Q: Inflation is always a wildcard in longer term projections. And, the rate of inflation can significantly increase the cost of our daily bread. What do you tell clients about adjusting for inflation?
Mr. Kendall: Long term investment products like stocks and real estate should be used to meet long term (10 years +) financial needs, which includes maintaining purchasing power. Intermediate investment products, such as fixed income securities, utility stocks and dividend paying stocks, should be used for intermediate financial needs (3-10 years). Short term investment products, such as money market, CDs and Treasury bills, should be used to meet short term financial needs.
The biggest mistake investors make is mixing investment products with investment needs. For example, you should not have money market and CDs to meet long term protection of purchasing power needs and you should not buy stocks for next month's nursing home bill.
Calculator: How much mortgage can I afford?
Q: You advise clients that they may need to work part-time early in their retirement. Why is that?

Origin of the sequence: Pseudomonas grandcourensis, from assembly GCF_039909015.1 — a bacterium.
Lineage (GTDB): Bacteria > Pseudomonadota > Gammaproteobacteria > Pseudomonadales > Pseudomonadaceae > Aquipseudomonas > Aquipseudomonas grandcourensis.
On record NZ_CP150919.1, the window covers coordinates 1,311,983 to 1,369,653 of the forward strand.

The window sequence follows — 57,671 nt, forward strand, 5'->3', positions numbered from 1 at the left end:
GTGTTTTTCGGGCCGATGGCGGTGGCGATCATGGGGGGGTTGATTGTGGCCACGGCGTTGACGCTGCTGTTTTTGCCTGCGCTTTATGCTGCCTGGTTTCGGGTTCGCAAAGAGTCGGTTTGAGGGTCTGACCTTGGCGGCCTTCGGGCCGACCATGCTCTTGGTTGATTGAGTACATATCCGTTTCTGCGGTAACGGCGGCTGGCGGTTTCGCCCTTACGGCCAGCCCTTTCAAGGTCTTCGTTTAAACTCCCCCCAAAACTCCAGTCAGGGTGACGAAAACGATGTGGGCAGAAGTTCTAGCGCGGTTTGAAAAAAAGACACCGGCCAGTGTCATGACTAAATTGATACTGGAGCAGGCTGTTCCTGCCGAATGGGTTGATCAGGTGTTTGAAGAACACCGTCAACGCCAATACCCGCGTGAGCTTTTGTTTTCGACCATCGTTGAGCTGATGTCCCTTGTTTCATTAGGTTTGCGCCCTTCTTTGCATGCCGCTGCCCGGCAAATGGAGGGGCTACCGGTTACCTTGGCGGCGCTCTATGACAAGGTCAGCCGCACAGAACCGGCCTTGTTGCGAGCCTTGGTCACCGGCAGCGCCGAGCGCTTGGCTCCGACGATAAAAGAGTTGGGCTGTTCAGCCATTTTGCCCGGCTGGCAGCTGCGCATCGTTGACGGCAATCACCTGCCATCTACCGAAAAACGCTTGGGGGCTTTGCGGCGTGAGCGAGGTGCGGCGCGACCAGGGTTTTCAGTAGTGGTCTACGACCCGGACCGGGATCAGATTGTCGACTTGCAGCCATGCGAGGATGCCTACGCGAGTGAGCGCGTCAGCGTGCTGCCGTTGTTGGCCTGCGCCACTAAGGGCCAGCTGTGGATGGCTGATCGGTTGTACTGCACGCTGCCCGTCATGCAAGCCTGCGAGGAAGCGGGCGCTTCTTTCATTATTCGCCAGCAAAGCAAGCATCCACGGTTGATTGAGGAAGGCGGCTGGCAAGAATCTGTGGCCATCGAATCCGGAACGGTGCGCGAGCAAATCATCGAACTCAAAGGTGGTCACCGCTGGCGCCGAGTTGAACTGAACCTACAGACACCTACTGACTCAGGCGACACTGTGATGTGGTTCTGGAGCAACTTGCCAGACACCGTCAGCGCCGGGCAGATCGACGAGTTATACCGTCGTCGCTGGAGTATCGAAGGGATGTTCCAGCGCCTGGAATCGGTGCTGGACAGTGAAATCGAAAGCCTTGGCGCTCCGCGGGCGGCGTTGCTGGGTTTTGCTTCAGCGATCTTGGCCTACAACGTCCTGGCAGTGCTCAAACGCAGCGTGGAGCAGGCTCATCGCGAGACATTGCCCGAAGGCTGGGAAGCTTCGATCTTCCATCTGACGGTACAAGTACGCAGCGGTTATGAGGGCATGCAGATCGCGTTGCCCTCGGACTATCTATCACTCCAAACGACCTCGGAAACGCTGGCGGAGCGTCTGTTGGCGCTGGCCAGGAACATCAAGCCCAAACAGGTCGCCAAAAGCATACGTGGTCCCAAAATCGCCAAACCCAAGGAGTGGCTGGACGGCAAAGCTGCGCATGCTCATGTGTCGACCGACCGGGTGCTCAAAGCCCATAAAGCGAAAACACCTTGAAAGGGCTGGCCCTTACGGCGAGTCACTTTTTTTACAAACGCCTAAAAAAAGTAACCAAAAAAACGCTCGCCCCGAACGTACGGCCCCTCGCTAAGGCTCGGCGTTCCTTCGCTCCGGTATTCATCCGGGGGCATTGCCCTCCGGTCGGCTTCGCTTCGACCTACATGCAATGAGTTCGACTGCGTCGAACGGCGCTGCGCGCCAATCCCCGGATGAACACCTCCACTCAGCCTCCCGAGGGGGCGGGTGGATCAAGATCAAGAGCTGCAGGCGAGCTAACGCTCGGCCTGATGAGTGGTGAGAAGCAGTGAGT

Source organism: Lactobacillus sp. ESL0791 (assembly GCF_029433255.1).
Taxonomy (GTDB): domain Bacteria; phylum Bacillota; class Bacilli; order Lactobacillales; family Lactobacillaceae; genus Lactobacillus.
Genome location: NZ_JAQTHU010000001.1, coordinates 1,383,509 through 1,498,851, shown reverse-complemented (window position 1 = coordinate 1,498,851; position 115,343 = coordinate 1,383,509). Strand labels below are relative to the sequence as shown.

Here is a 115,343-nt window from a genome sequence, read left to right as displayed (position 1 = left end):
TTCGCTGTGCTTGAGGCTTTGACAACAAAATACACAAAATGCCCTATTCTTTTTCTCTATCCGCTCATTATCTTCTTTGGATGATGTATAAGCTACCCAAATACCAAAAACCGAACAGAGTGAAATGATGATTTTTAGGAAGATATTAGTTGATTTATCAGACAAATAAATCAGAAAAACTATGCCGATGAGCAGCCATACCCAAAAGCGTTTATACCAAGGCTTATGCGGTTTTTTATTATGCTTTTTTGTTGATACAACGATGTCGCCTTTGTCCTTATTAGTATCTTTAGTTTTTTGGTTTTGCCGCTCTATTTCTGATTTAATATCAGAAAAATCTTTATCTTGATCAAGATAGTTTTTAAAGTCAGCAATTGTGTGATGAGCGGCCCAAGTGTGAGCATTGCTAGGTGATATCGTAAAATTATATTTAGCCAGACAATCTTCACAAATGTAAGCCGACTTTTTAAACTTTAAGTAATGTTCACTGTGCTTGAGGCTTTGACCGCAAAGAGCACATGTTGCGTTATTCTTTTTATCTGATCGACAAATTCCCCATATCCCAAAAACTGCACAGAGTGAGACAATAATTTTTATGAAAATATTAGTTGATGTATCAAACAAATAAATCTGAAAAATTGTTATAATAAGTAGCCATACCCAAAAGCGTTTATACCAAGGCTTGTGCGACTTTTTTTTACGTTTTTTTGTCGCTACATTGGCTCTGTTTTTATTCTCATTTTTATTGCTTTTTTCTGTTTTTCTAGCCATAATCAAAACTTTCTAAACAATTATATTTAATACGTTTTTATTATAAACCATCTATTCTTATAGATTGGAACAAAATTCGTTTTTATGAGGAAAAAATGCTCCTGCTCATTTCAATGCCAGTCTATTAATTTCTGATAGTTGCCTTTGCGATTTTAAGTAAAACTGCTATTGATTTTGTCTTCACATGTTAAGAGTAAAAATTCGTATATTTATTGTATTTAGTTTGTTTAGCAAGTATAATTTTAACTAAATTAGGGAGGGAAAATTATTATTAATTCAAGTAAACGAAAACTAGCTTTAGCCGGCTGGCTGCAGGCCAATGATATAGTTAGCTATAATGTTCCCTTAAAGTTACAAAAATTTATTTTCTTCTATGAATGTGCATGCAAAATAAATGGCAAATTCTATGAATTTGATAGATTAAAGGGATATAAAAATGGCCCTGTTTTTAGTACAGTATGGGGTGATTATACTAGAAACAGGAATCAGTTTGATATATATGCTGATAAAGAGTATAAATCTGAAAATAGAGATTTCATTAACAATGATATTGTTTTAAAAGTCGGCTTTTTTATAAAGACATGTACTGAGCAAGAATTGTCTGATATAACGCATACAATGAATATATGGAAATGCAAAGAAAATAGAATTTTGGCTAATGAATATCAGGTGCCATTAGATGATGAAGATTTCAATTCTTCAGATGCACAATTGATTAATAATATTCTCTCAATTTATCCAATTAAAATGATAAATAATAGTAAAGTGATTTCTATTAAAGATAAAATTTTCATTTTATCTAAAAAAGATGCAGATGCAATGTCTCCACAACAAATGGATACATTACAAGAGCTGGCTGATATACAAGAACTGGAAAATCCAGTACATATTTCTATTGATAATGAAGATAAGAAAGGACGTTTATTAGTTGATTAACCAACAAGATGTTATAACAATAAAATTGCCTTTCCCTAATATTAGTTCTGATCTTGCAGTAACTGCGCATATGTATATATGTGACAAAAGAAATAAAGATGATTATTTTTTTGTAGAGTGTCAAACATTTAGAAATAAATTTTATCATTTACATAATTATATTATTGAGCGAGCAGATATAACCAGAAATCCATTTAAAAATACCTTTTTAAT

Mr. Kendall: We advise clients with the current assets they have, this is what they should reasonably expect to spend during retirement. Usually, it is the clients who say they want to live bigger than that and they will look for the opportunity to work part time during their retirement. Like so many things in life, there are pros and cons of working during retirement, and we simply show the clients their options. It is 100% their decision.
Clark Kendall has more than 30 years of investment management and wealth management experience. He is one of a few investment professionals worldwide to hold the CFA®, CFP®, and Accredited Estate Planner (AEP®) designations. Clark has been named one of the Washington metropolitan area's top wealth managers by the National Association of Board Certified Advisory Practices (NABCAP) and the Washington Business Journal. Clark founded Kendall Capital in 2005.
Gary Foreman is a former financial planner and purchasing manager who founded The Dollar Stretcher.com website and newsletters in 1996. He's been featured in MSN Money, Yahoo Finance, Fox Business, The Nightly Business Report, US News Money, Credit.com and CreditCards.com. Gary shares his philosophy of money here. You can follow Gary on Twitter or visit Gary Foreman on Google+. Gary is also available for audio, video or print interviews. For more info see his media page.
Take the Next Step:
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- Can a reverse mortgage safely boost retirement income?
- Does it seem like your finances keep getting more and more complicated? It seems that way because it's true. And that means that you need to keep things organized. Not only for yourself, but ultimately for your children. Our pre-retirement checklist will walk you through the steps you need to take.